For illustrator Shelly Perkins, the natural world is full of small wonders. While otters or hares may take centre stage, every leaf, snail shell or length of seeding grass adds a swirl of beauty to her canvas, and reminds us of the wealth of life in every corner of woodland, field and river.
“My work is all influences by my love of the outdoors,” says Shelly, “I spend a lot of time in the countryside, out walking the dog, riding my horse and running. I see the British landscape in all shades of colour and seasons and I am constantly getting inspiration from it.”
Increasingly her work has been influenced by travels. “My husband and I are keen wildlife enthusiasts and love travelling abroad and seeing animals in their natural homes,” she says. “Our trips recently have included the Okavango Delta, Namib Desert and Yellowstone national park, all wonderful places for getting inspiration for wildlife pieces.”
In fact, Shelly’s enthusiasm for drawing animals hasn’t wavered since childhood.
“I have always loved to draw,” she says. “I spent hours drawing after school, on weekends and school holidays and nurtured the art of drawing from a young age. Those early years spent mastering getting a horse’s hocks right or the lie of hair on a cats face have been very important to my drawing style now. I always tell anyone who asks me for tips on becoming an artist that practise makes perfect!”
Shelly accepts commercial illustration jobs from magazines, as well as from organisations such as the national Trust, RSPB and WWF. “I am fortunate that I have now become known as a wildlife artist and as a result I get clients who commission the sort of work that I enjoy creating!” she says. “Commercial jobs are always challenging for different reasons – often deadlines are tight and clients may want a lot of input into what the illustration will include. Frequently I’m expected to represent a variety of species very accurately, which can be a challenge as I tend to create looser freer work when I’m creating work for my own portfolio.”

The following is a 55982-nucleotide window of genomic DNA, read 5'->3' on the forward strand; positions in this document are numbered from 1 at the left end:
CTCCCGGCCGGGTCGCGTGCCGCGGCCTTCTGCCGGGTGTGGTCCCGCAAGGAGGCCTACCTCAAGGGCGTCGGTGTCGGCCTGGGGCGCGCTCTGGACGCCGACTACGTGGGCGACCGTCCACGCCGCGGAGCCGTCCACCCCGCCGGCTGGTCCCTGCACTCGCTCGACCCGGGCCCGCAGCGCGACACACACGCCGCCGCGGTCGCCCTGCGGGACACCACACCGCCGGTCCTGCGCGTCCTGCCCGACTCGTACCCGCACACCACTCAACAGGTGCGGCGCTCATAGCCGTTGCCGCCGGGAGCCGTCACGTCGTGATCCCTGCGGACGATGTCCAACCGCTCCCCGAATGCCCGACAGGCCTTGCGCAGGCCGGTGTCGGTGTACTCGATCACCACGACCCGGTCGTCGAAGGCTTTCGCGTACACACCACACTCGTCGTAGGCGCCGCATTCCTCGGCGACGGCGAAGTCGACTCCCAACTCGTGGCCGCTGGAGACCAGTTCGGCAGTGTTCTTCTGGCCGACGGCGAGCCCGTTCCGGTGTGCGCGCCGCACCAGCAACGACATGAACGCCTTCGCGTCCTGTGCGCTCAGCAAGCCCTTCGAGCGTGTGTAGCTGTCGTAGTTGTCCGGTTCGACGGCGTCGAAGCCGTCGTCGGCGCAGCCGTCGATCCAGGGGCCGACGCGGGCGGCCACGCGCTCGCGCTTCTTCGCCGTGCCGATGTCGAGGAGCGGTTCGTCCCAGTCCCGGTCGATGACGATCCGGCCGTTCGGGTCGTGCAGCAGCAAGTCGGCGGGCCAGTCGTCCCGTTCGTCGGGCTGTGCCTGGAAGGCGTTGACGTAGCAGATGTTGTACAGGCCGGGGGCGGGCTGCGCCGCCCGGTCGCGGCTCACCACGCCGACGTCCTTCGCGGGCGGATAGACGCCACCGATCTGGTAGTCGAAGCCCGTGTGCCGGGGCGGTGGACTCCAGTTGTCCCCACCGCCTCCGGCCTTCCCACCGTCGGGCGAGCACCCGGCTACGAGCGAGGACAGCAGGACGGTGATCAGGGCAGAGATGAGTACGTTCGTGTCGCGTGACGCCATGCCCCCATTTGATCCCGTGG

Shelly begins a work of art by creating rough sketches “to get a feel for the composition that I want to achieve, I tend to sketch out my idea for the composition fairly small and may make several rough drawings of the same idea until I get a feeling for the movement I want to achieve through the piece.”
For the final drawing, Shelly works with HB pencils onto thick smooth paper, and warns: “Timid lines will be lost in the scanning process if they are too weak, but it’s important to have a balance in the depth of line to make it look flowing and varied, I try to use a rubber as little as possible and to keep the pencil really sharp at all times.”
She splits the artwork into three groups: “the main characters, the background landscape and the flowers, foliage and trees that are prominent in the piece. Each drawing is finished to a high standard line drawing with details like the way the fur lies, the bark on a tree and the veins on a leaf all being included.”
Colourwashes and textures give each illustration a lively, graceful finish, offering the sense of that magical moment when you glimpse a wild creature for a moment, before it disappears into the undergrowth.
“I love that each of my days as an artist are different,” Shelly says. “Sometimes I’m out and about visiting wildlife reserves or visiting galleries, sometimes I’m dealing with framers or suppliers or sometimes I’m just tucked away on my own creating my work. It’s a very diverse role and you have to be very proactive to keep lots of plates spinning!”
You can see Shelly’s artwork at galleries throughout the UK. Find details at www.shellyperkins.co.uk.
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